Email is fast and efficient and doesn’t require postage or laboriously typed letters on fancy letterhead. But, as with all written communication, it’s definitely got its downsides: you’re relying completely on written words to get your message across. No one will be able to tell by the twinkle in your eye that you’re kidding. Or see by your body language that you’re open to discussion. So you’ll need to be especially careful about what you say in your emails, or you may be misunderstood. And because it’s so easy just to dash off a few lines and hit “send,” plenty of mistakes can slip through, feelings can get hurt, and misunderstandings can occur. So slow down, think about what you’re saying and how it might be received, and follow these general rules of email etiquette:

Reply promptly. Emails should be responded to in less than 24 hours; however, people within your company will probably expect you to get back to them right away.

Use a salutation. Don’t just launch into your message; it’s too abrupt and cold (and “being too busy” is not a legitimate excuse for poor manners). Begin your emails with the recipient’s name preceded by “Hello,” “Good morning,” or “Hi.” With more formal emails, address the person as you would in a business letter (“Dear Ms. Chan”). After this initial email, if you continue with a back-and-forth exchange, you can leave off the salutation and go directly to your response—it becomes more like a live conversation (i.e., you don’t need to say “Hi, John” each time).

Use the subject line. Clearly indicate the topic of your email in the subject line, using a few words that directly relate to what you’ve written. A clearly stated subject will make your email less likely to be overlooked and easier for the receiver to find and file.

Be careful of the tone. Emails take on a tone based on the words you’ve chosen, so try to use the most neutral language possible, while still getting the point across. Joking and sarcasm can be dangerous without accompanying body language, so be careful. Always reread what you’ve written with a critical eye to see if it might possibly be misunderstood. If so, rewrite it.

Use correct grammar and spelling. Unlike the emails you might dash off to your sister, business emails need complete sentences, good grammar, and correct spelling. Although email is usually less formal than a business letter, its content should reflect the fact that you’re a detail-oriented, professional person.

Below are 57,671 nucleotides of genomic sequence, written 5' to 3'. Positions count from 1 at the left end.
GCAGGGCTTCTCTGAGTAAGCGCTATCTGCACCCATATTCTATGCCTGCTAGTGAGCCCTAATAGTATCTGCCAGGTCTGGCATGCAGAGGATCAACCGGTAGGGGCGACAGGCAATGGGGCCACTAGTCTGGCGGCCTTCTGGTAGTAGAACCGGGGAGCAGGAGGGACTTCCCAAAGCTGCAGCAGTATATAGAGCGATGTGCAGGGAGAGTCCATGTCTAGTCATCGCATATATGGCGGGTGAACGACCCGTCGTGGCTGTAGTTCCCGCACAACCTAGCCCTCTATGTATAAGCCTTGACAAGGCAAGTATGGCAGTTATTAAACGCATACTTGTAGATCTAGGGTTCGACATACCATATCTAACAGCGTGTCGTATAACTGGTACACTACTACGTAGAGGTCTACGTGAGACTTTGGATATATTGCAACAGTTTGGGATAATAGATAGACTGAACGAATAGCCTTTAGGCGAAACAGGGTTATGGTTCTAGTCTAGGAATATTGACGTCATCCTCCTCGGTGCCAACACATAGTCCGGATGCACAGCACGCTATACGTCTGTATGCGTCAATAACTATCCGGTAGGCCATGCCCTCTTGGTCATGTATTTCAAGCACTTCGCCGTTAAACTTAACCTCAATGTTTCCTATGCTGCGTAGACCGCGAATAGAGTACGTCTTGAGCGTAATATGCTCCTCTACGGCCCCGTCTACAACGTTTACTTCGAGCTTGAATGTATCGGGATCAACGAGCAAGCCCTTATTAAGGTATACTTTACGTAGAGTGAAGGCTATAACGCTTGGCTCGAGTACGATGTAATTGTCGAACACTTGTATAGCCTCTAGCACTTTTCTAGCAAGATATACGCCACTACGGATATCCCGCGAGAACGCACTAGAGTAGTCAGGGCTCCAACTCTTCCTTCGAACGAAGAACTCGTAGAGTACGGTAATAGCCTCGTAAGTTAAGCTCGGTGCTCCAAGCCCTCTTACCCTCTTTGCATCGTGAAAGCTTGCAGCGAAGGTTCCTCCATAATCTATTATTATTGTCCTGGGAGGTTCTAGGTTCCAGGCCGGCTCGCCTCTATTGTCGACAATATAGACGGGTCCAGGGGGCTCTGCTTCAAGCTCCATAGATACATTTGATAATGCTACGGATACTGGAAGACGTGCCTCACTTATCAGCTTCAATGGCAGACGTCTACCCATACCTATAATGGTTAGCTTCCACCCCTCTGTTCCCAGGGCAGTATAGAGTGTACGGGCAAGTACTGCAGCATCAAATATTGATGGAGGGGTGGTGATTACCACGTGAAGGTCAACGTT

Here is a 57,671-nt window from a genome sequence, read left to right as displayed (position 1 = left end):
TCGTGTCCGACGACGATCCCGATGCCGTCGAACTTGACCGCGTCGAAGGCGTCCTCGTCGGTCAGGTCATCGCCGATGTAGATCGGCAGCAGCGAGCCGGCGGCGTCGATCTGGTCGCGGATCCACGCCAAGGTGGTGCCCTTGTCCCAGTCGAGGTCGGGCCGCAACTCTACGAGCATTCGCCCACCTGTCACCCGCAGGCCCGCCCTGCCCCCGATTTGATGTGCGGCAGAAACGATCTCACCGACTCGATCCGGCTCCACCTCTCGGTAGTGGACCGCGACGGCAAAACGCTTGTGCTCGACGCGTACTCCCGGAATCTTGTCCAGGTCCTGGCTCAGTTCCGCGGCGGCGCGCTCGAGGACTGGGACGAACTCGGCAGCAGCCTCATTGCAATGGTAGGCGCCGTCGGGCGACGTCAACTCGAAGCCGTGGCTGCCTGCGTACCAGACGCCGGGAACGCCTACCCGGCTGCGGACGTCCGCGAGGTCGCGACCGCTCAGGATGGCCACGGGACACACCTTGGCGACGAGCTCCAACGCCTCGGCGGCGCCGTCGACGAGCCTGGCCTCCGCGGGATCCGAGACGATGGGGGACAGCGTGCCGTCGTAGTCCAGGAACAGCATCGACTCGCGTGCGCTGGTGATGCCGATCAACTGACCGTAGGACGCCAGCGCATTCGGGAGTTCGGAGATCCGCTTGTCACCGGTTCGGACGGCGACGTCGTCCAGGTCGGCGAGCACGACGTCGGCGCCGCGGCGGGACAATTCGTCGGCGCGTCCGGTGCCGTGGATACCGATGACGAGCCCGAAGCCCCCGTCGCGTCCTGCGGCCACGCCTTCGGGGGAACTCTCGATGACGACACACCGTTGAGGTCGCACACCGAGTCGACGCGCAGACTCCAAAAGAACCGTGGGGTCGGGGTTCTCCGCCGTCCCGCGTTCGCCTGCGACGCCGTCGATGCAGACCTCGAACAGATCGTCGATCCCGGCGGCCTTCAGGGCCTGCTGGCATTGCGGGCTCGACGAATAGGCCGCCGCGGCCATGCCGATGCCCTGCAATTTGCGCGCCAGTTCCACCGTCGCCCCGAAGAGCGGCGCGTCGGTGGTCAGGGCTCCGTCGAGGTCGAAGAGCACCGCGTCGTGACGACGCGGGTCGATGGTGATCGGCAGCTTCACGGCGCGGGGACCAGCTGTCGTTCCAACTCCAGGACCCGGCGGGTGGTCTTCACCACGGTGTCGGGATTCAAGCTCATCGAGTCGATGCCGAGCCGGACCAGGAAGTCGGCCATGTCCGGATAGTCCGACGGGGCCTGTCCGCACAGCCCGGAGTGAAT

Use completely spelled-out words. This should go without saying, but unless it’s completely accepted in your company culture, don’t use text lingo like “U,” “4,” or “BTW.” Save it for your buds.

Skip the emoticons, colors, and fancy fonts. Not only are these distracting, but they can make you look immature and unprofessional.

Don’t use all caps. Putting words or entire sentences in capital letters within a paragraph makes it look like you’re screaming at the reader. Bolding, italicizing, or underlining can have the same effect. Leave them out of your business emails, unless they’re part of an outline structure.

Be careful what you put in print. Never say anything in an email that you wouldn’t want others to read or hear. All it takes to spread your email around is a click of the “forward” button. Similarly, I’ve witnessed several embarrassing email faux pas when someone accidentally hit the “reply all” button when he meant to send a secret (and sarcastic) aside to only one person in the email group. Talk about an “oops!”

Use a sign-off. Close your email with “Thanks,” “Best regards,” or “Sincerely,” depending on the level of formality. And add your name.

Proofread your emails before sending. Emails count. Read and reread each one before sending it to check for misspellings, poor grammar, missing words, and so on. Does it say what you’ve intended? Is your message clear, or is it ambiguous? Make sure your email is letter-perfect before it goes out.

Remember, everything you say and do reflects who you are, including your emails, so always do your best to represent yourself with professionalism and class!

What’s on your mind these days? Write to me using the CONTACT form on my website and let me know what you’re thinking. And who knows—I might just quote you (with your permission, of course) in my next blog!